On Friday, TikTok banned Andrew Tate, an influencer with a history of making inappropriate remarks. Numerous fanpages that share his videos are still active on the site despite the prohibition. A search turned up over 20 accounts that only posted Tate footage, all of which had over 10,000 followers. For daily email delivery of the newest tech news and scoops, subscribe to our newsletter. On Friday, TikTok banned the influencer Andrew Tate, who has gained notoriety online for his viral videos featuring sexist remarks and self-help advice geared toward men. The network of well-liked Tate fanpages, which disseminated his clips and racked up millions of views and helped propel him into ubiquity this year, was not addressed by the ban, though.
There are at least 20 fan accounts with over 10,000 followers each that are dedicated to sharing Tate videos when you search “andrewtate” on TikTok. Tate’s videos are still readily accessible on the platform, even if they might not comply with TikTok’s rules against hate speech.
Numerous films were uploaded to Tate’s now-defunct official account, but they frequently only earned a few thousand views.
The most well-liked Tate videos have been posted by fan channels like “tateprof” (86,000 followers) and “atate clips_,” both of which are still active as of Monday afternoon despite Tate’s suspension. Other channels with millions of likes that provide videos of Tate include “tates.kingdom,” “tateindigo,” “luxurylifestyletate,” “cobratatedomination,” and “cobrarole,” among many others.
Tate, a 35-year-old former kickboxer and contestant on a reality TV show, developed a steady presence on social media sites recently as he spread his misogynist viewpoint via podcasts and YouTube videos. Although some of the most popular videos on the platform make fun of Tate, the hashtag “AndrewTate” has had over 13 billion views.
Insider was previously informed by a TikTok official that the company’s inquiry into content relating to Tate was “ongoing.” The platform’s community guidelines, which define misogyny as a “hateful ideology” and forbid it, are being searched for using technology, according to TikTok. Tate had more than 4 million followers on Facebook and Instagram under the handle “cobratate,” which Meta on Friday also banned.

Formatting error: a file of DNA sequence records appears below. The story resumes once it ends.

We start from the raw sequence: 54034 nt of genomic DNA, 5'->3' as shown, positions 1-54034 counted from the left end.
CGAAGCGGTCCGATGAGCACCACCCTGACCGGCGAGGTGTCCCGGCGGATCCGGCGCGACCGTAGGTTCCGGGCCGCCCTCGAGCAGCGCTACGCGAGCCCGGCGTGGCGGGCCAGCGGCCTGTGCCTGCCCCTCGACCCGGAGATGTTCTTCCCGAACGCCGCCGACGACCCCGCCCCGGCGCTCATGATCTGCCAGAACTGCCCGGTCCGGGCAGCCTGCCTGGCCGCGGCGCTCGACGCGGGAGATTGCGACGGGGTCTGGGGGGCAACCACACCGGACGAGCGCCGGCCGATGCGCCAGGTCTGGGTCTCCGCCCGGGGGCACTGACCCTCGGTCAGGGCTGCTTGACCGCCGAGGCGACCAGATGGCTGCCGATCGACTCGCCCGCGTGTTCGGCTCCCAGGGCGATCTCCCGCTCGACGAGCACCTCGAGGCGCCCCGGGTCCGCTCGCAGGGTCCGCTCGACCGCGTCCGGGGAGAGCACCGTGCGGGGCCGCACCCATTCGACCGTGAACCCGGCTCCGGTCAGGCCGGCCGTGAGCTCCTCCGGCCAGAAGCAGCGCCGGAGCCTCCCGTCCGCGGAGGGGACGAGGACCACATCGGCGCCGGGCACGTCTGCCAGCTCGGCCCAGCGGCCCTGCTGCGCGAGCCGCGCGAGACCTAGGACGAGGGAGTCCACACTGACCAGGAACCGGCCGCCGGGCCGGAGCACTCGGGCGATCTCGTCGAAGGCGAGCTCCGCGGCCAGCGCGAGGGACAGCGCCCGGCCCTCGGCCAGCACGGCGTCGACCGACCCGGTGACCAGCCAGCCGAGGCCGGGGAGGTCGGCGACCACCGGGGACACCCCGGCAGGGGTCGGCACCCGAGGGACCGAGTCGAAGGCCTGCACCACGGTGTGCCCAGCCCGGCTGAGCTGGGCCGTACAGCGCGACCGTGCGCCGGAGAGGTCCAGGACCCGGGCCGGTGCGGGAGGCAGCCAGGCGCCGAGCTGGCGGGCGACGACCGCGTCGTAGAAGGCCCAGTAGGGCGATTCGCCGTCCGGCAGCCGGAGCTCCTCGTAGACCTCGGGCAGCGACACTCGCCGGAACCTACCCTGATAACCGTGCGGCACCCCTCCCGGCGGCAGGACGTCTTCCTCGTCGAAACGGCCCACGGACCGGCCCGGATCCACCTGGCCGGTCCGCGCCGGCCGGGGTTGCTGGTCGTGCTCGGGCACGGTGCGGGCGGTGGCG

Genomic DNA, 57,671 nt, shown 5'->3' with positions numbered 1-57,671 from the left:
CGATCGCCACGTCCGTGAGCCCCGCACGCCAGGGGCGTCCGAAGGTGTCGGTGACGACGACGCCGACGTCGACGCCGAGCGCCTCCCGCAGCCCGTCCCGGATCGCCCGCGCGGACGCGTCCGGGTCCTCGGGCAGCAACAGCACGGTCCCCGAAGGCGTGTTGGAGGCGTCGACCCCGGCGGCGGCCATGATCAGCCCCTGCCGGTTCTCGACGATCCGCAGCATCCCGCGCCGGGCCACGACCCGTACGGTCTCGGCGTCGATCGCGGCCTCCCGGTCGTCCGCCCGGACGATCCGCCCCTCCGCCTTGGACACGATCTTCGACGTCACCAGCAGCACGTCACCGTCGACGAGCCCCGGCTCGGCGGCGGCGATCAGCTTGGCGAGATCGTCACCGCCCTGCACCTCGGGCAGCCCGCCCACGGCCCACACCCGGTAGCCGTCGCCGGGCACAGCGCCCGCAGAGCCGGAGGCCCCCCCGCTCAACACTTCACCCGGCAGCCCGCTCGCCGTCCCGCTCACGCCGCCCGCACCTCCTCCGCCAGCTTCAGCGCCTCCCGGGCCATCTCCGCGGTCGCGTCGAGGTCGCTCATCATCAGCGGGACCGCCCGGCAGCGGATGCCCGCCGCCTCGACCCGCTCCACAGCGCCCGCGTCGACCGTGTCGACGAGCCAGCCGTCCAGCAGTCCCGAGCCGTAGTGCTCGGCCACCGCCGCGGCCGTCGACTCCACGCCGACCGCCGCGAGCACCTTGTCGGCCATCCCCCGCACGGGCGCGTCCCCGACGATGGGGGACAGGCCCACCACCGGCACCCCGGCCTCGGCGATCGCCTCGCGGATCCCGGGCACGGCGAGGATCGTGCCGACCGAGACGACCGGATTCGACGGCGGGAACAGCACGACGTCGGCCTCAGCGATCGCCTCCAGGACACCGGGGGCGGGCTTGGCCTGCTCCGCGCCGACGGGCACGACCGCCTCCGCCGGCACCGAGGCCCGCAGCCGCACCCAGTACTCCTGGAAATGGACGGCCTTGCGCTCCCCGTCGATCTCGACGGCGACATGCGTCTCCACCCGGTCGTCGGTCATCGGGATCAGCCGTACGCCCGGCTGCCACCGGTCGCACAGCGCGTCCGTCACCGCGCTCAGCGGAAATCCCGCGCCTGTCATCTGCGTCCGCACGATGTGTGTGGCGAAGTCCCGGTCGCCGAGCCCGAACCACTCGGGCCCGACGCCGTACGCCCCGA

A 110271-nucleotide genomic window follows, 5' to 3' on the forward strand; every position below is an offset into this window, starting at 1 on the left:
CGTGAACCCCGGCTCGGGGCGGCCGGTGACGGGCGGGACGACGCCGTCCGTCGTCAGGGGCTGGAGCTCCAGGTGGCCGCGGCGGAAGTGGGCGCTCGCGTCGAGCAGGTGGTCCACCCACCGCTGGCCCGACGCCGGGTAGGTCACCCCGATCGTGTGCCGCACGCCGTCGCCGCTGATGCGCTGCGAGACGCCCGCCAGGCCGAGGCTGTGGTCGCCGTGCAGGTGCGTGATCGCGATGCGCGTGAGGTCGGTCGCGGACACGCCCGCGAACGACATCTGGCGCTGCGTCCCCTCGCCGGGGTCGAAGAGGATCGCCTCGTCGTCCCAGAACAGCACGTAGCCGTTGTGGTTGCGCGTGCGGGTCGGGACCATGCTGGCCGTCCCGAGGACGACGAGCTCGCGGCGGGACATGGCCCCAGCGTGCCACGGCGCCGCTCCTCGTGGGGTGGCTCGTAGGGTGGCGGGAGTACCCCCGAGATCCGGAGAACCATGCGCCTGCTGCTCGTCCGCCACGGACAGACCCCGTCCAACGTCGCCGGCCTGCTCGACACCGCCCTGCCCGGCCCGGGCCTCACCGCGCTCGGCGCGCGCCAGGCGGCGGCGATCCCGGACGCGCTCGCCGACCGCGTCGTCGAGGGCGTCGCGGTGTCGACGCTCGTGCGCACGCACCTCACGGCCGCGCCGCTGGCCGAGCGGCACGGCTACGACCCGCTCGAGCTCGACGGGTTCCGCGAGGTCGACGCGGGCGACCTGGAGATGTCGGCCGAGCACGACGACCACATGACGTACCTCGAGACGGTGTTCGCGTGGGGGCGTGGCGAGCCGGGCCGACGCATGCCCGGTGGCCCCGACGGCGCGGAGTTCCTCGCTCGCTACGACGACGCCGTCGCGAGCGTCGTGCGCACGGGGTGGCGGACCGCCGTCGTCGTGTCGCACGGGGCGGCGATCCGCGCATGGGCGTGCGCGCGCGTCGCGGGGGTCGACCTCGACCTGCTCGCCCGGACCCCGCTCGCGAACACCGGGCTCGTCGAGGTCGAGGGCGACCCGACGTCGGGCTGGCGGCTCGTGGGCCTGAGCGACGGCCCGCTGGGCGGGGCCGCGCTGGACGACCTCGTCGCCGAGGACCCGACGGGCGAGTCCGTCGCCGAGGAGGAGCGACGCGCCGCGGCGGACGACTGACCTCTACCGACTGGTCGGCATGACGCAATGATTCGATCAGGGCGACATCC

At least two well-known Tate fanpages, “frequency.clips” and “tate grindset,” which Insider previously reported had gathered over 100,000 and 130,000 followers, respectively, seem to have been removed by TikTok since Tate’s ban.
These fan channels frequently post brief clips of Tate discussing ladies or offering general wealth and self-motivation advice. Insider watched a number of videos uploaded by fan accounts that featured this type of commentary despite TikTok banning Tate for having misogynistic content. These videos included Tate saying that he wouldn’t let a woman drive his car, that “female self-defense is bullshit,” and that women are only capable of screaming and running.
Insider reached out to TikTok for comment regarding these videos that appear to violate the platform’s misogynistic policy as well as the copycat accounts that shared Tate’s videos, but they have not yet done so.
Others were encouraged to post TATE’s content through his “HUSTLER’S UNIVERSITY” website. Tate has been active online for years, but in recent months his popularity has exploded thanks to viral podcast clips, a large following, and his hypermasculine ideals. 18-19-year-old women are preferred over 20-somethings because “they’ve gone through less dick,” according to some widely distributed clips in which Tate discusses how he has to have dominance over women.
Many of the fan pages invite visitors to sign up for Hustlers University, a website offering financial guidance that Tate founded in 2021. Critics accuse the have accused project of being a fraud that uses multi-level marketing-style strategies to increase the influencer’s profile because members get paid a portion of referral fees when others utilize their affiliate links. To enroll, members must pay a monthly charge of $49.
Tate has previously stirred criticism online frequently. He received mockery in 2017 for stating that depression is not a real condition and for arguing that rape victims must “carry some blame.”
Far-right personalities like Infowars host Alex Jones and “Pizzagate” conspiracy theorist Mike Cernovich have praised the influencer. According to Alexander Reid Ross, a Portland State University professor and expert on far-right organizations, Tate’s meteoric rise may have served as motivation for other outlaws who want to capitalize on the “Tate phenomenon” and expand their fan bases.
In recent weeks, a number of organizations, notably anti-extremism and women’s rights organizations, had urged TikTok to take action against Tate’s content. While removing Tate’s main account from TikTok was a start in the right direction, according to Joe Mulhall, director of research at the anti-extremism group Hope Not Hate, it wasn’t enough.
Mulhall tweeted, “Our issue has always been his stuff posted by others. “That’s why we’re still asking that all Andrew Tate content be deleted,”